2. Start a one-sentence daily journal. I love, love this idea. I've done lots of different, commitment-heavy journals, and I am intrigued by the idea of capturing a moment from the day through one simple sentence.

3. Gratitude is an important element in our happiness. Try simple ways to incorporate it like focusing on something for which you're thankful while you wait for your computer to wake up in the morning or while waiting for the coffee to brew or at the bus stop.

4. "Knowing what you admire in others is a wonderful mirror into your deepest, as yet unborn, self." Aha.

5. As a Catholic, I relished Gretchen's depiction of the life of St. Therese. I hadn't looked at her life in quite the same way. And I find it so important what Gretchen pulled out for her own path to happiness. "I set out to imitate Therese by doing a better job of acting happy when I knew that my happiness would make someone else happy."

I have so much work to do in my prayer life and spiritual journey. My focus for this week echoes Gretchen's...I will seek to show my happiness and in turn to be happy for the goodness of all those around me.

Here's a pinnable for you...and me.

What thoughts resonated with you? Do you reflect upon any spiritual masters or heroes for your daily living?


Thankfulness on a Friday

It's Friday. Already? Short weeks are the bestest (as C would say).
After a trying couple of days. I've had a really lovely week, and I'm feeling particularly grateful.

I wanted to share with you a little something that has been playing in my subconscious, inspiring and reminding me lately.

About a month ago, Design Mom posted a project by Hailey, a photographer from Brisbane, Australia. She's titled her work 365grateful.

As I watched her intro, I connected with her sense of sometimes being dissatisfied for no good reason.

I kept a gratitude journal a few years ago, jotting down five or more moments of thanksgiving from the day (I was always surprised by how much food entered into it). The days of taking the time for such a focus have fallen away, but her story made me long to return to such a beautiful practice.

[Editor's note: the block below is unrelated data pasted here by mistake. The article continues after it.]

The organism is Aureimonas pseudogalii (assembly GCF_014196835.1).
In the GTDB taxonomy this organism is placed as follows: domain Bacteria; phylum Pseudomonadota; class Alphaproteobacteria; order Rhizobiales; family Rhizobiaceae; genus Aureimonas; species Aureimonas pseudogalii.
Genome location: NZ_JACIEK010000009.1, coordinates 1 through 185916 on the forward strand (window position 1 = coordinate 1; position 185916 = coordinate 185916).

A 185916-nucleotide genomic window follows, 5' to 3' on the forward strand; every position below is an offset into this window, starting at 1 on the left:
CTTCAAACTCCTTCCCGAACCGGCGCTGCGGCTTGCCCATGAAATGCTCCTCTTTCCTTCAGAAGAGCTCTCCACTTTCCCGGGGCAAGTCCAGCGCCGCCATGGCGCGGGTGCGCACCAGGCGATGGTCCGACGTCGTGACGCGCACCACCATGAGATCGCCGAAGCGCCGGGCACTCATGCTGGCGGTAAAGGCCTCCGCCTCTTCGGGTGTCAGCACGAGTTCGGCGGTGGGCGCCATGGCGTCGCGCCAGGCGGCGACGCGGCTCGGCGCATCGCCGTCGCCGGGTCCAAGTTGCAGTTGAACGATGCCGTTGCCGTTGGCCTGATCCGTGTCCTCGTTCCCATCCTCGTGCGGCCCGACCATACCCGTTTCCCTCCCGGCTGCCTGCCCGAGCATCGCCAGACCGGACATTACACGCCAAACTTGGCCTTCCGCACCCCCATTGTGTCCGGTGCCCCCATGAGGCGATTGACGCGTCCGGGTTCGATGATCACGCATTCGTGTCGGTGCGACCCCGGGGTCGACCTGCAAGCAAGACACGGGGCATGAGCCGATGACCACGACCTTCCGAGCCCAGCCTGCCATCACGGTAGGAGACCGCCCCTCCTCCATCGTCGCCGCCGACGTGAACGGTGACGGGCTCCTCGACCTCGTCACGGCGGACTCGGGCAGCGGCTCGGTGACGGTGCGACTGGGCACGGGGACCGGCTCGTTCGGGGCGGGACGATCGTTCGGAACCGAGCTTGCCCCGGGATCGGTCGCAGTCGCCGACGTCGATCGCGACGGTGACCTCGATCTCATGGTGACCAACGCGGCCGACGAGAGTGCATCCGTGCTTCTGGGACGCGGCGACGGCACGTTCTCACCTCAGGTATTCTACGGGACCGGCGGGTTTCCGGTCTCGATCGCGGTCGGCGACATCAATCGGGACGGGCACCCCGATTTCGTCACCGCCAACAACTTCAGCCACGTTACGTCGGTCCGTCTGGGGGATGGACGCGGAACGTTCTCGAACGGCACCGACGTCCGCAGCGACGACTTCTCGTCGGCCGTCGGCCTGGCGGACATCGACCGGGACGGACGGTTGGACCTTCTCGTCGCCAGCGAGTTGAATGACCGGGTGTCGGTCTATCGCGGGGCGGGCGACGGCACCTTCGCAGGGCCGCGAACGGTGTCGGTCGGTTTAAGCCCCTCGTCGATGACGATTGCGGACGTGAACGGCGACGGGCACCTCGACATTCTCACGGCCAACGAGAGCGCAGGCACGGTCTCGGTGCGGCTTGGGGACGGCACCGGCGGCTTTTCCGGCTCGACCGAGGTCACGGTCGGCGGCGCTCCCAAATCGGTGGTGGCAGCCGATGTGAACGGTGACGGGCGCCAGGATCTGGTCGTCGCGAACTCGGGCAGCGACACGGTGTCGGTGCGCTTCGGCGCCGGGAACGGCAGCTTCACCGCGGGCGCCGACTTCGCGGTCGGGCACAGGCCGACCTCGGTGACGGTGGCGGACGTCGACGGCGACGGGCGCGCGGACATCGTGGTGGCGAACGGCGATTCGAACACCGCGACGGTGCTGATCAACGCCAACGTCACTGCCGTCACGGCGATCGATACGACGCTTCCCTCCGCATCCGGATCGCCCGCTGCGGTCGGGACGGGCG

In her story, Hailey sought out the help of a nun who encouraged her with a simple thought: write down something every day for which she was grateful.

As an artist, Hailey took it one step further and took a polaroid of every day as well. Here are her words:

Taking one photo every day for a year of something I was grateful for really re-programmed my brain. I couldn’t believe how much gratitude affected my life. Seeing and celebrating the good in my life affected not only the way I felt spiritually and physically but it improved my relationships with others, too.
I love how she notices how romantic her husband truly is and that she feels connected to nature through this experience.
So, I'm feeling a thankful. Here are my five reasons today:

1. My husband always makes sure my car has a full tank of gas (even if he has to go out at midnight to fill it up for me). I'm quite talented at pumping gasoline, but he's also quite talented at loving me.

2. Lovely people I've never met have stopped by this webhome and made lovely comments and these simple gestures have lightened a rainy day.

3. My children with all of their bumps, dramas, and messes are the biggest delight of my life. And when I've rested my fork from a well-earned dinner, and I look over at their complete faces and watch their eyes, I can understand why the poet Kahlil Gibran described children as life's longing for itself.

4. I have a new(er) sink. And it's really deep. And it can hide hold two full days of dishes without anyone knowing that they're even in there. And I'm really good at testing this capacity.

5. I get to have tomorrow. Another day to start again, to notice all the pieces of Heaven around me, another day to offer my gratitude.

And I will be thankful.

Have a bright weekend, friends.

P.S. If you're game, I'd love to hear something that's bringing gratitude your way today.